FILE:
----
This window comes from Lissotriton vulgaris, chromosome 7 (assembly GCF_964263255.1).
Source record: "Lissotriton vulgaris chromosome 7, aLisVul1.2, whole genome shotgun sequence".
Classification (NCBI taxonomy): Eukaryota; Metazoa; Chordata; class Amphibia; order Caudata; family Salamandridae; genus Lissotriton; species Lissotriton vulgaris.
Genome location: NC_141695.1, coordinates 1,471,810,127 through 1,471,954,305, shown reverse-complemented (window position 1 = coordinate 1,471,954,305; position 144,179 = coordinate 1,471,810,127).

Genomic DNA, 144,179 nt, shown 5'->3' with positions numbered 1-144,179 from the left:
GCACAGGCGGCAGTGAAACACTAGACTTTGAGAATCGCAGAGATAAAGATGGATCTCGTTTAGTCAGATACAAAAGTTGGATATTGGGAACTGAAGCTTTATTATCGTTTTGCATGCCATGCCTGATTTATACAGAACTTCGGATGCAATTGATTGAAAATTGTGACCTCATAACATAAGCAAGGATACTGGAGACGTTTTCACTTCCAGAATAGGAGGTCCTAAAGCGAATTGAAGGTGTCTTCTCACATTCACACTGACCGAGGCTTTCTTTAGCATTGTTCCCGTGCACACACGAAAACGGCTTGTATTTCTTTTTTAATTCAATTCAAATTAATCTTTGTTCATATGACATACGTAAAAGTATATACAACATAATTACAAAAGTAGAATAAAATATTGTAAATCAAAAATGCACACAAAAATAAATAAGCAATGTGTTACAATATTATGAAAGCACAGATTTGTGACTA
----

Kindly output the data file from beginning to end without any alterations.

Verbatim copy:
This window comes from Lissotriton vulgaris, chromosome 7 (assembly GCF_964263255.1).
Source record: "Lissotriton vulgaris chromosome 7, aLisVul1.2, whole genome shotgun sequence".
Classification (NCBI taxonomy): Eukaryota; Metazoa; Chordata; class Amphibia; order Caudata; family Salamandridae; genus Lissotriton; species Lissotriton vulgaris.
Genome location: NC_141695.1, coordinates 1,471,810,127 through 1,471,954,305, shown reverse-complemented (window position 1 = coordinate 1,471,954,305; position 144,179 = coordinate 1,471,810,127).

Genomic DNA, 144,179 nt, shown 5'->3' with positions numbered 1-144,179 from the left:
GCACAGGCGGCAGTGAAACACTAGACTTTGAGAATCGCAGAGATAAAGATGGATCTCGTTTAGTCAGATACAAAAGTTGGATATTGGGAACTGAAGCTTTATTATCGTTTTGCATGCCATGCCTGATTTATACAGAACTTCGGATGCAATTGATTGAAAATTGTGACCTCATAACATAAGCAAGGATACTGGAGACGTTTTCACTTCCAGAATAGGAGGTCCTAAAGCGAATTGAAGGTGTCTTCTCACATTCACACTGACCGAGGCTTTCTTTAGCATTGTTCCCGTGCACACACGAAAACGGCTTGTATTTCTTTTTTAATTCAATTCAAATTAATCTTTGTTCATATGACATACGTAAAAGTATATACAACATAATTACAAAAGTAGAATAAAATATTGTAAATCAAAAATGCACACAAAAATAAATAAGCAATGTGTTACAATATTATGAAAGCACAGATTTGTGACTA